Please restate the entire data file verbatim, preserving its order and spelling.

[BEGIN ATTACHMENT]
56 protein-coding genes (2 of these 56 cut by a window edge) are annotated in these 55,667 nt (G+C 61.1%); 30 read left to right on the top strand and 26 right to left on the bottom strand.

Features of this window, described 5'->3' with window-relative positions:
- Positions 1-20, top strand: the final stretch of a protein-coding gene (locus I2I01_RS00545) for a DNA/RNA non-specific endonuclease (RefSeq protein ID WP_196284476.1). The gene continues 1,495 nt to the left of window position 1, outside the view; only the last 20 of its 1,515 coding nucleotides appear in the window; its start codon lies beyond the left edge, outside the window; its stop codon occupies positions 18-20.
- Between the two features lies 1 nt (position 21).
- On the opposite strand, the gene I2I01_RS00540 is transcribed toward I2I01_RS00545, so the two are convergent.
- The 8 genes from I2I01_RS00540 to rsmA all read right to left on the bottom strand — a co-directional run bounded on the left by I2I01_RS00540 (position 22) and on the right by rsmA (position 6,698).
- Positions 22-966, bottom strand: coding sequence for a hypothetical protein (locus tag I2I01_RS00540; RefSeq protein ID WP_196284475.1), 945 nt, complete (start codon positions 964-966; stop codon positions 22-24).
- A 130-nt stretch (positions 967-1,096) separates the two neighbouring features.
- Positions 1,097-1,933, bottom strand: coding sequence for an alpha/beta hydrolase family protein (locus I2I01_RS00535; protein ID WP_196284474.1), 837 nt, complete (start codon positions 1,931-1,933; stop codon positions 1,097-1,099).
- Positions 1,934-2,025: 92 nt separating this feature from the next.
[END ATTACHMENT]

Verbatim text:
56 protein-coding genes (2 of these 56 cut by a window edge) are annotated in these 55,667 nt (G+C 61.1%); 30 read left to right on the top strand and 26 right to left on the bottom strand.

Features of this window, described 5'->3' with window-relative positions:
- Positions 1-20, top strand: the final stretch of a protein-coding gene (locus I2I01_RS00545) for a DNA/RNA non-specific endonuclease (RefSeq protein ID WP_196284476.1). The gene continues 1,495 nt to the left of window position 1, outside the view; only the last 20 of its 1,515 coding nucleotides appear in the window; its start codon lies beyond the left edge, outside the window; its stop codon occupies positions 18-20.
- Between the two features lies 1 nt (position 21).
- On the opposite strand, the gene I2I01_RS00540 is transcribed toward I2I01_RS00545, so the two are convergent.
- The 8 genes from I2I01_RS00540 to rsmA all read right to left on the bottom strand — a co-directional run bounded on the left by I2I01_RS00540 (position 22) and on the right by rsmA (position 6,698).
- Positions 22-966, bottom strand: coding sequence for a hypothetical protein (locus tag I2I01_RS00540; RefSeq protein ID WP_196284475.1), 945 nt, complete (start codon positions 964-966; stop codon positions 22-24).
- A 130-nt stretch (positions 967-1,096) separates the two neighbouring features.
- Positions 1,097-1,933, bottom strand: coding sequence for an alpha/beta hydrolase family protein (locus I2I01_RS00535; protein ID WP_196284474.1), 837 nt, complete (start codon positions 1,931-1,933; stop codon positions 1,097-1,099).
- Positions 1,934-2,025: 92 nt separating this feature from the next.